And then the billion-pound dam broke. It was inevitable, really. Perhaps the bubble will burst eventually, perhaps it will all come crashing down around us, but it hasn’t happened yet, and 15/16 was the first window in which the mark was passed.
A total of 136 players were transferred at an average of £7.9m – more than double the average in 2010/11. Manchester City spent over £40m on three players – Kevin De Bruyne, Raheem Sterling and Nicolas Otamendi – in the same window, while Manchester United spent over £30m on Memphis Depay, Morgan Schneiderlin and Anthony Martial. Judging teams by their recruitment is tough but, well, that speaks for itself, really.
Liverpool, too, spent over £30m on both Roberto Firmino and Christian Benteke. Only four clubs went the entire window without spending over £10m on one player: Norwich City, Watford, Swansea City and Leicester City. The Foxes did spend £8.1m on one little-known Frenchman, though: N’Golo Kante. With the diminutive, combative, relentless and stoic enforcer dominating elite midfielders on a weekly basis, the Foxes went on to win the title in one of the greatest sporting miracles ever witnessed the season after. Bargain of the century, anyone?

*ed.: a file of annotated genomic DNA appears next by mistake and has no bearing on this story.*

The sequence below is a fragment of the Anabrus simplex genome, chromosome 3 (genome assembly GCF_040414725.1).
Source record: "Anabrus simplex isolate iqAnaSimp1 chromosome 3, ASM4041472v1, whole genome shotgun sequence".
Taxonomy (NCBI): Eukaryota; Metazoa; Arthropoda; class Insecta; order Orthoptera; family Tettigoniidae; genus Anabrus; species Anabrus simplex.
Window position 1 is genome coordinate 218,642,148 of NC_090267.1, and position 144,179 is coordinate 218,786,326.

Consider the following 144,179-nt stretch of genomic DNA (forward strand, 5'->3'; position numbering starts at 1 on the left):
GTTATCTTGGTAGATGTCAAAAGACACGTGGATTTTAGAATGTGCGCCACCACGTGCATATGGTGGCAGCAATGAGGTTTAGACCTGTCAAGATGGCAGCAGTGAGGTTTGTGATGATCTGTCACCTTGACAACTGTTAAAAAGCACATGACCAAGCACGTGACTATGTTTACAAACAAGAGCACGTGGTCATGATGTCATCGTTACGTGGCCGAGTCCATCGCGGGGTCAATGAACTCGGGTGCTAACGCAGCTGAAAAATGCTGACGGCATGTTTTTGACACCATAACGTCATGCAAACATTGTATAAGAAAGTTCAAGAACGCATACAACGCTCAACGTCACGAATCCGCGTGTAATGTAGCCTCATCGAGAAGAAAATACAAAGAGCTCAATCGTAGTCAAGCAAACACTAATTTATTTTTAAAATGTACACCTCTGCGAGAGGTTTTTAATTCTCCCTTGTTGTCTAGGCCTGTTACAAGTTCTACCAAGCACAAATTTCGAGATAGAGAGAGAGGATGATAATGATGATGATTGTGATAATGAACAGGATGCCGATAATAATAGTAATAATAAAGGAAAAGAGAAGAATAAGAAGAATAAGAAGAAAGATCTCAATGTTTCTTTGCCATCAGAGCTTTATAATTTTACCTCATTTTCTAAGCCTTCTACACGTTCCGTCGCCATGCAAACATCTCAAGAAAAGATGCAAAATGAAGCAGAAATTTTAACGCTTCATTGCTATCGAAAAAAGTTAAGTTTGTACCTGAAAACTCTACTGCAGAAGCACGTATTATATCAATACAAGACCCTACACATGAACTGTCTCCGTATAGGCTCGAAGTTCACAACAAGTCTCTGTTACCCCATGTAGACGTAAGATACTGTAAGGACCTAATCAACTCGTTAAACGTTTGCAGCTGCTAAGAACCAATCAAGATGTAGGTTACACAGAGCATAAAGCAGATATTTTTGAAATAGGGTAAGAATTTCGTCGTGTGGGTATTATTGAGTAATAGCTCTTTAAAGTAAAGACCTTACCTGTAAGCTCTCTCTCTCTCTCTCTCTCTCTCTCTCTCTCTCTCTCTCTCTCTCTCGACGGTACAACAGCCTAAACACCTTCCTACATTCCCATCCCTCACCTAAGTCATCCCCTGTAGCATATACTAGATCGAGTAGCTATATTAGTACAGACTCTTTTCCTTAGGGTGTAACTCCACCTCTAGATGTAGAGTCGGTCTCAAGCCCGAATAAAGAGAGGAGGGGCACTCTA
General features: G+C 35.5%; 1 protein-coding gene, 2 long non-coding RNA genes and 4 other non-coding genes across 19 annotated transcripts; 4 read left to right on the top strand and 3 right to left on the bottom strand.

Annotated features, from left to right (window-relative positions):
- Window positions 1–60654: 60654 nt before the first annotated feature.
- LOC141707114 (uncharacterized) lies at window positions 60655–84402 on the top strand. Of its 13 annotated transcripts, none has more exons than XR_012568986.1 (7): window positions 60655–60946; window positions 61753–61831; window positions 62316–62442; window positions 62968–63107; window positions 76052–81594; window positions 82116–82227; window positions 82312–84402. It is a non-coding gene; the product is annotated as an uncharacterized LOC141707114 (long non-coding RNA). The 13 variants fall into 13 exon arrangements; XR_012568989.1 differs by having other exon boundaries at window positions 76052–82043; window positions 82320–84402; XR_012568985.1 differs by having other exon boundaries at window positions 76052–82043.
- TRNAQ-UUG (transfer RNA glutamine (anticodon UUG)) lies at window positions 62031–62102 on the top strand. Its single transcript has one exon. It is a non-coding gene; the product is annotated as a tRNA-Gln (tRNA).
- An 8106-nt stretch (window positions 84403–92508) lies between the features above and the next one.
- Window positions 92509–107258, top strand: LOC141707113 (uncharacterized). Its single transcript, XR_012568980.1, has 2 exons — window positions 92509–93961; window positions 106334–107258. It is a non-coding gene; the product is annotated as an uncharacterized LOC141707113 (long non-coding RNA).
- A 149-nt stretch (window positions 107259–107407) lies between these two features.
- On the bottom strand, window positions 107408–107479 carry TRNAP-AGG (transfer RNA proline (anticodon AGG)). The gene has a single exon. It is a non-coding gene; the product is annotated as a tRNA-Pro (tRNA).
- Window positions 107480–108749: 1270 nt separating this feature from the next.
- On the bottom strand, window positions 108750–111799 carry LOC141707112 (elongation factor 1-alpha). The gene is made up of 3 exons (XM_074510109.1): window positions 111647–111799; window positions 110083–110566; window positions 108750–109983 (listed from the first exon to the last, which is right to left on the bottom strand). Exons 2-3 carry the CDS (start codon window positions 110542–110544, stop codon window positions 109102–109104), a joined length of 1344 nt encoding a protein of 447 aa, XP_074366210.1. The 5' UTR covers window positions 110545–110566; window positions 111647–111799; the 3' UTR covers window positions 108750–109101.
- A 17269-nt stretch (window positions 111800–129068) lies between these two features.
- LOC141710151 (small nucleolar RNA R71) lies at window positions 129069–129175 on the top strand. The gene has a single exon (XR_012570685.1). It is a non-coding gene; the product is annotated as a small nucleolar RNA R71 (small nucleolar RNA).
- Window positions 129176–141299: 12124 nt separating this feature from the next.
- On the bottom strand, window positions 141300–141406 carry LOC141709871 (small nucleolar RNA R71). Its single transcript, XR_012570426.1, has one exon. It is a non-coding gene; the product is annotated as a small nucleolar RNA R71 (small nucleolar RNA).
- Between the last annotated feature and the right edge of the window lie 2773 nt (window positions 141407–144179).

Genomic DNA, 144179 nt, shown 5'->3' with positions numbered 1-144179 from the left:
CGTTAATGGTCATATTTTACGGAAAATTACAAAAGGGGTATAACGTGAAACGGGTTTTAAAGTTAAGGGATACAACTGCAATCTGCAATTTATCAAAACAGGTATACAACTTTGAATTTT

As if in response to that underdog triumph, spending increased to £1.2bn in 2016/17 – an average of £10.1m from 121 transfers.
The list of transfers that summer, really, is quite staggering.
Leicester, having been so frugal the season before, lavished over £65m on the likes of Islam Slimani, Ahmed Musa and Nampalys Mendy. Arsenal spent almost £80m on Granit Xhaka and Shkodran Mustafi (stop laughing). Spurs spent £74m on Moussa Sissoko, Vincent Janssen, Victor Wanyama and Georges-Kevin Nkoudou. Manchester City splashed over £160m on the likes of John Stones (cagoule and all), Leroy Sane and Ilkay Gundogan.
Manchester United then broke the world transfer record as they re-signed Paul Pogba for £94.5m in a deal that encapsulated the perpetually rising lunacy of the market.
Southampton and West Ham both spent over £40m. Liverpool splashed £71.9m on the likes of Sadio Mane and Georginio Wijnaldum. Chelsea bought Kante, Michy Batshuayi, David Luiz, Marcos Alonso and Eduardo for nearly £120m.